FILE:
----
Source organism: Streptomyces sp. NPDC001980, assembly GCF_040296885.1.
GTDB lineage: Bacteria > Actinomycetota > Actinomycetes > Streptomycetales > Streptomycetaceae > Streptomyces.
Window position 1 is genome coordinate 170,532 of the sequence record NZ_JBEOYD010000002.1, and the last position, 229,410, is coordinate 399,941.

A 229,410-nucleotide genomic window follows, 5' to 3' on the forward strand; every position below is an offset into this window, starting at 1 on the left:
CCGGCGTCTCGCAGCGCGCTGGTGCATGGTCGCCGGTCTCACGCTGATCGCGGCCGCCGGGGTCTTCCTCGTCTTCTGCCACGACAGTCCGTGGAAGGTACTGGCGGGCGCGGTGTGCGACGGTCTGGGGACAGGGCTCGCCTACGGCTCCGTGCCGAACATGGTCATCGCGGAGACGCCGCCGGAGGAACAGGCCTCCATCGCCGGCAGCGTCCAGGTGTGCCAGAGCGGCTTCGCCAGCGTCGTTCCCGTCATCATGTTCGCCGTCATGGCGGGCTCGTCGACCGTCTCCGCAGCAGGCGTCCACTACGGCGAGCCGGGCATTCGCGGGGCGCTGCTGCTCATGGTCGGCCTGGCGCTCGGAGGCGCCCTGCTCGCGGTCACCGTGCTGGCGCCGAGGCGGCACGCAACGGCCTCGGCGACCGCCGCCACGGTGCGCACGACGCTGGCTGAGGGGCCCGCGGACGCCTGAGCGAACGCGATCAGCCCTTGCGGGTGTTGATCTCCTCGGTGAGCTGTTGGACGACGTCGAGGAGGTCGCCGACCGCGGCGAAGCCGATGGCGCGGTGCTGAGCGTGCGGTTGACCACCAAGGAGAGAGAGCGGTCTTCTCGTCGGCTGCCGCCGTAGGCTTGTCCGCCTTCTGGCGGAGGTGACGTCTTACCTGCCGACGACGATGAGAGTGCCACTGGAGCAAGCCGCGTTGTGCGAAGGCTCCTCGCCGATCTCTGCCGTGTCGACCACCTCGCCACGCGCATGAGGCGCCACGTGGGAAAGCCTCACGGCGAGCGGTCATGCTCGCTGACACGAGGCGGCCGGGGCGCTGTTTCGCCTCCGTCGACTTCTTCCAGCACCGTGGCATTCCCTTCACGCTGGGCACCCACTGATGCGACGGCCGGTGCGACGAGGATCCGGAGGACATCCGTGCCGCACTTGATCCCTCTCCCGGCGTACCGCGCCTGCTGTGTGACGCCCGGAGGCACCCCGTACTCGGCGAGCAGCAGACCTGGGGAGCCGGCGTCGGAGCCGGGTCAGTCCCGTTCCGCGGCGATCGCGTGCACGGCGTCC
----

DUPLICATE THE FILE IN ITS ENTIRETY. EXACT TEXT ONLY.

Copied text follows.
Source organism: Streptomyces sp. NPDC001980, assembly GCF_040296885.1.
GTDB lineage: Bacteria > Actinomycetota > Actinomycetes > Streptomycetales > Streptomycetaceae > Streptomyces.
Window position 1 is genome coordinate 170,532 of the sequence record NZ_JBEOYD010000002.1, and the last position, 229,410, is coordinate 399,941.

A 229,410-nucleotide genomic window follows, 5' to 3' on the forward strand; every position below is an offset into this window, starting at 1 on the left:
CCGGCGTCTCGCAGCGCGCTGGTGCATGGTCGCCGGTCTCACGCTGATCGCGGCCGCCGGGGTCTTCCTCGTCTTCTGCCACGACAGTCCGTGGAAGGTACTGGCGGGCGCGGTGTGCGACGGTCTGGGGACAGGGCTCGCCTACGGCTCCGTGCCGAACATGGTCATCGCGGAGACGCCGCCGGAGGAACAGGCCTCCATCGCCGGCAGCGTCCAGGTGTGCCAGAGCGGCTTCGCCAGCGTCGTTCCCGTCATCATGTTCGCCGTCATGGCGGGCTCGTCGACCGTCTCCGCAGCAGGCGTCCACTACGGCGAGCCGGGCATTCGCGGGGCGCTGCTGCTCATGGTCGGCCTGGCGCTCGGAGGCGCCCTGCTCGCGGTCACCGTGCTGGCGCCGAGGCGGCACGCAACGGCCTCGGCGACCGCCGCCACGGTGCGCACGACGCTGGCTGAGGGGCCCGCGGACGCCTGAGCGAACGCGATCAGCCCTTGCGGGTGTTGATCTCCTCGGTGAGCTGTTGGACGACGTCGAGGAGGTCGCCGACCGCGGCGAAGCCGATGGCGCGGTGCTGAGCGTGCGGTTGACCACCAAGGAGAGAGAGCGGTCTTCTCGTCGGCTGCCGCCGTAGGCTTGTCCGCCTTCTGGCGGAGGTGACGTCTTACCTGCCGACGACGATGAGAGTGCCACTGGAGCAAGCCGCGTTGTGCGAAGGCTCCTCGCCGATCTCTGCCGTGTCGACCACCTCGCCACGCGCATGAGGCGCCACGTGGGAAAGCCTCACGGCGAGCGGTCATGCTCGCTGACACGAGGCGGCCGGGGCGCTGTTTCGCCTCCGTCGACTTCTTCCAGCACCGTGGCATTCCCTTCACGCTGGGCACCCACTGATGCGACGGCCGGTGCGACGAGGATCCGGAGGACATCCGTGCCGCACTTGATCCCTCTCCCGGCGTACCGCGCCTGCTGTGTGACGCCCGGAGGCACCCCGTACTCGGCGAGCAGCAGACCTGGGGAGCCGGCGTCGGAGCCGGGTCAGTCCCGTTCCGCGGCGATCGCGTGCACGGCGTCC